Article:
Let’s Talk Oil Tanks!

Worker removes Oil TankThere is so much uncertainty around this topic.

 First, oil tanks are used for heating oil storage.  The oil is then used for oil fired furnaces and boilers.

 There are two main types of residential oil tanks. One type is buried in the yard and the other is above ground. The above ground type may be located inside or outside of a building.

 Occasionally, Municipal governments will require the removal of buried oil tanks. Surprisingly, some bylaws, in the past, mandated installing oil tanks below ground as they were considered unsightly and neighbourhoods were considered more “upscale” with buried tanks.  This is like how we view underground power lines today.

 Over the years it was realized that buried oil tanks would fail, resulting in environmental consequences and heavy costs for the homeowner. The governing bodies then changed the mandatory requirements. Unfortunately, the trend of buried oil tanks had already spilled over to less exclusive neighbourhoods, in appreciation of the perceived lack of “eye sore” factor. This means, a buried oil tank can be found on any property in any established neighbourhood. Due to the associated problems with buried oil tanks, the general adoption of above ground oil tanks began.

Curiously, most homeowners, after switching from a buried oil tank to an above ground oil tank, decided to leave the buried oil tank in place and hoped everything was “just fine”. In fact, some homeowners had no leaking occur and they had no problems, however some homeowners were not so lucky!

 Leaking oil tanks are an environmental concern both for soil contamination and ground water contamination. Through runoff, contamination can also spread, affecting streams, lakes and rivers. Remediation is costly and most of us have heard the horror stories. This has resulted in the insurance industry driving a movement to locate and remove any remaining buried oil tanks on the properties they offer coverage for. This prevents further contamination and mitigates risk, even though most insurers have exclusions in their standard policies for this type of damage/loss.  These exclusions leave the homeowner with all the responsibility and the clean-up costs.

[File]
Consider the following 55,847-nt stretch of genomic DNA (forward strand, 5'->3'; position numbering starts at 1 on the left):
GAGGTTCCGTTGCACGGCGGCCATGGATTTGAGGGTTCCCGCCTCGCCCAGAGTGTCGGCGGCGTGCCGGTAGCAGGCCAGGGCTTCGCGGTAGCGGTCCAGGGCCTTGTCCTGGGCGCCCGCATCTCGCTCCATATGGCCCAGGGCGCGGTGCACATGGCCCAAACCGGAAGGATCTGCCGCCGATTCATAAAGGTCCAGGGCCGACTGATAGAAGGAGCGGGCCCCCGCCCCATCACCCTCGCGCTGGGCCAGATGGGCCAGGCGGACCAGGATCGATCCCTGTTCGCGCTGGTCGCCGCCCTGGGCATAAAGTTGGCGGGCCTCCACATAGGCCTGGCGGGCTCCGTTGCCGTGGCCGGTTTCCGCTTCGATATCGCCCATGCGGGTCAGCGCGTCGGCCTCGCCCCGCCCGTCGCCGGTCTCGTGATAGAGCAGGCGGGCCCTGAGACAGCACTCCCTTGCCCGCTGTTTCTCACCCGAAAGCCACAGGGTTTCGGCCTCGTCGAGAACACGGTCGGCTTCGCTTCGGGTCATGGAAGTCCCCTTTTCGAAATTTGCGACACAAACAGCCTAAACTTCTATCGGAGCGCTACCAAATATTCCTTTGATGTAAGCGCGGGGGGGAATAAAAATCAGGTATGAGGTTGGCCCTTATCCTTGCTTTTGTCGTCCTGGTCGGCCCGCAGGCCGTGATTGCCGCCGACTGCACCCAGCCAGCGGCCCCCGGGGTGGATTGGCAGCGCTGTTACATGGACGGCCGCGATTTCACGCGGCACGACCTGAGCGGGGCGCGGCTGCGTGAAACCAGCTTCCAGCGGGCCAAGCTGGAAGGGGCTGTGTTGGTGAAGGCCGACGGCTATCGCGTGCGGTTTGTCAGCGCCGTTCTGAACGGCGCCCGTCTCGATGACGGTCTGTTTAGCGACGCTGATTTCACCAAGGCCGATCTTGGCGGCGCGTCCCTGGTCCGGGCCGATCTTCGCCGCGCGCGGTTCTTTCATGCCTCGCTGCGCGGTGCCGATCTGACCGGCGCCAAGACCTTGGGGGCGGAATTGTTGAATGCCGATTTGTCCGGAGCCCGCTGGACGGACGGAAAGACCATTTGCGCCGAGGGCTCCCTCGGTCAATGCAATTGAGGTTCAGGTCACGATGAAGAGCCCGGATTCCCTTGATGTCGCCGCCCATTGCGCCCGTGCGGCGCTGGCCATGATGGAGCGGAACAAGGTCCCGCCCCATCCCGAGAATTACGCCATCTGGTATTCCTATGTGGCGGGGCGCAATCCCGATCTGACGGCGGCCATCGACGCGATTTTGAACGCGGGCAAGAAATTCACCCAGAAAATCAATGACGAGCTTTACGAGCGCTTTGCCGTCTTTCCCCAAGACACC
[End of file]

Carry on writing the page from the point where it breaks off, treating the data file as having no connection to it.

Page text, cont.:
Above ground oil tanks are monitored closely by the insurance industry. If tanks are older than 10 years, the homeowner will likely be denied coverage. Insurers may require proof of age and condition and may insist on installation of a new oil tank.

 Above ground oil tanks have changed a lot over recent years with many improvements such as double bottom tanks, double walled tanks, and sloping tanks to discharge water accumulations. Now there are not only steel tanks, but hybrids of steel and polyethylene and fiberglass oil tanks. In addition, all oil tanks are now required to have earthquake strapping attached to a concrete base.

 As hard as it is to remember, it’s a good idea to monitor your oil tank by sight and smell for signs of leaking.  You may be saving yourself a lot of grief and money if you catch a problem in the early stages.

 The age and location of oil tanks is often a topic raised through real estate transactions.  Buyers need to comply with the insurance companies’ requirements as part of a mortgage application. No insurance = No mortgage for buyers. This is the single biggest driver for removing buried oil tanks. Some sellers are proactive and have them removed prior to listing, to assist their sale and potentially save costs, but either way buried oil tanks need to come out.

 More information available at Pacific Group Developments